Reporters Without Borders is going to become a joint plaintiff in the complaint which Le Monde filed yesterday alleging that presidential aides directly violated a new law protecting the secrecy of journalists’ sources by using a domestic intelligence agency to identify an official who was leaking information to the newspaper.
The press freedom organisation has instructed its lawyer, Jean Martin, to arrange with the prosecutor-general’s office for it to be formally registered as co-plaintiff in the case, in which unnamed government officials are accused of various other criminal offences as well as violating the law on the secrecy of sources.
In its 13 September press release, Reporters Without Borders said violation of the law on the secrecy of sources by the Elysée Palace was unacceptable, especially as Nicolas Sarkozy had personally supported its adoption. Urging parliament to appoint a commission of enquiry into the allegations, the release deplored the “incomprehensible” war that the ruling majority seemed to be waging against investigative journalism.
Reporters Without Borders campaigned for years for a law explicitly protecting the confidentiality of journalists’ sources and appeared before both the National Assembly and the Senate when they examined the proposed law that was eventually adopted.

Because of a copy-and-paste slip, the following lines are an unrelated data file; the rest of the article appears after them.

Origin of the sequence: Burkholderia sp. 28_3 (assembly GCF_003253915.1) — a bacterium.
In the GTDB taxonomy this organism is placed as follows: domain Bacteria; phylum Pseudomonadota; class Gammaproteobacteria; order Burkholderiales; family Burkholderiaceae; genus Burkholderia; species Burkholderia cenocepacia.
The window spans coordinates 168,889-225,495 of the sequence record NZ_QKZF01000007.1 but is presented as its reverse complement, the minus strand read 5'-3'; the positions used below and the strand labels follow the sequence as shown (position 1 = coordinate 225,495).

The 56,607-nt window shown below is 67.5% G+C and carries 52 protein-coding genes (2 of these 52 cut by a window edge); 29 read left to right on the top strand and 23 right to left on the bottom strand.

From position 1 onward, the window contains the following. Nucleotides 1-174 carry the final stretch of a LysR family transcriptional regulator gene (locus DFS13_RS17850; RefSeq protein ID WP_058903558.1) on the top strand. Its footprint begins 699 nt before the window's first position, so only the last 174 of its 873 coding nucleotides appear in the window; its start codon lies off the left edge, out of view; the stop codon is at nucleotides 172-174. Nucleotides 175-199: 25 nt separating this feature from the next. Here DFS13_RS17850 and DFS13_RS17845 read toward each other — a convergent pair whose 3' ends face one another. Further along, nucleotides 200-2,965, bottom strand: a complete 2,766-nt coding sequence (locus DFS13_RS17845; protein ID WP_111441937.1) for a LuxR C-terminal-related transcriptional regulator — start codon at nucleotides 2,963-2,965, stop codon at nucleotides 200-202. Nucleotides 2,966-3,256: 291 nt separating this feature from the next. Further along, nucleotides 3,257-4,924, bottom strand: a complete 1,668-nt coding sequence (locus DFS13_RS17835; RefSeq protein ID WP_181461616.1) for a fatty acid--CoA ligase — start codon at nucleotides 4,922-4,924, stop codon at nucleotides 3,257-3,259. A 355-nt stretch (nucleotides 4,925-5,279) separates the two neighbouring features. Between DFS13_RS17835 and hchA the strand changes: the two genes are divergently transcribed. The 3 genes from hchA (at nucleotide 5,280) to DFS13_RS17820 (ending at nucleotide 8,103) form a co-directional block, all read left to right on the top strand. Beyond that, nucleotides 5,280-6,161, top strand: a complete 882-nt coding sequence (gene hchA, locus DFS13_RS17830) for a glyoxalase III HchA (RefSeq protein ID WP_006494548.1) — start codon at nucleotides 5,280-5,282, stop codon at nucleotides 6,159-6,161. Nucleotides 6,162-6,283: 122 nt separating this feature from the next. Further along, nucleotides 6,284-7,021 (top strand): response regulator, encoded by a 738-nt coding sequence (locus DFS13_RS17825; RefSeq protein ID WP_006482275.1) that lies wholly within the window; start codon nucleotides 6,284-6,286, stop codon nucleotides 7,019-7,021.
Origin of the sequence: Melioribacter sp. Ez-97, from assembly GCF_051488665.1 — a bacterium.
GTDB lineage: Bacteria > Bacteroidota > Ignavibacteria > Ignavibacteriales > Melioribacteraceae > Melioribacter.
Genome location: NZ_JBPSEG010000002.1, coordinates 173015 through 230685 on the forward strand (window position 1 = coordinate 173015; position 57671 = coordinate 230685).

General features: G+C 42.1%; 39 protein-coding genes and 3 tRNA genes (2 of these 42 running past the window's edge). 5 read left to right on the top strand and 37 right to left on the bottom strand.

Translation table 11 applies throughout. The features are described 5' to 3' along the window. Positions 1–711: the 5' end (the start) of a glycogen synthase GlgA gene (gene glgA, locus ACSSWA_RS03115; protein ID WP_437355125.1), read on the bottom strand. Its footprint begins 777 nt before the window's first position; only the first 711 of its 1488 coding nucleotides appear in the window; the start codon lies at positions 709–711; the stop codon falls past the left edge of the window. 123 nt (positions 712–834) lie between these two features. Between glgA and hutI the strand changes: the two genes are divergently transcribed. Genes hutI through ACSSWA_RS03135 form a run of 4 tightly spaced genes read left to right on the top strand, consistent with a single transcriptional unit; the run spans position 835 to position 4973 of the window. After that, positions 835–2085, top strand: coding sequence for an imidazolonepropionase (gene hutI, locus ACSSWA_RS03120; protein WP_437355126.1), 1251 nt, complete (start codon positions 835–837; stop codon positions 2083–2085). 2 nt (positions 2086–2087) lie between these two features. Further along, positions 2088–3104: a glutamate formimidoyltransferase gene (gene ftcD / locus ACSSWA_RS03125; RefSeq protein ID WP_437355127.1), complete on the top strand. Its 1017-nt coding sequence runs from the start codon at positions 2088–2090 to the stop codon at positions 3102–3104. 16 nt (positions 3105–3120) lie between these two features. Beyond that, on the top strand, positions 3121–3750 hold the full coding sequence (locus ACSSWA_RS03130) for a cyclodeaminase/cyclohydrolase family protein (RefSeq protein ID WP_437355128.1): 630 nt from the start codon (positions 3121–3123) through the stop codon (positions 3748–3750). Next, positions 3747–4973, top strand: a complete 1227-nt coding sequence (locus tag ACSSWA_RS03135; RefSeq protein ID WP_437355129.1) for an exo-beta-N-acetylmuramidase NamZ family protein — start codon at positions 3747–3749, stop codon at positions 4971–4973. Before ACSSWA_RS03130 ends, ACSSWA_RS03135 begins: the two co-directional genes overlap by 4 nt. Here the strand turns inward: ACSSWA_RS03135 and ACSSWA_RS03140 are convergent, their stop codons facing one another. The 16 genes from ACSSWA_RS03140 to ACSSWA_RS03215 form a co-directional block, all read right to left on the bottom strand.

The organisation is outraged that covert police activity has trampled on the protection of sources enshrined in article 2 of this law. The authorities have a right to investigate leaks of confidential information but such investigations must be conducted according to the law. Any failure to respect the law protecting journalists’ sources must be punished or else it will be rendered meaningless.
In a 13 September article, Le Monde accused the Elysée Palace of using a domestic intelligence agency to identify an official who was leaking information about a judicial investigation into a case involving labour minister Eric Woerth and L’Oréal heiress Liliane Bettencourt.
“The Elysée had recourse to procedures that directly violate the law on the protection of the secrecy of journalists’ sources” in an attempt to “put a stop to the leaks in this case,” Le Monde alleged.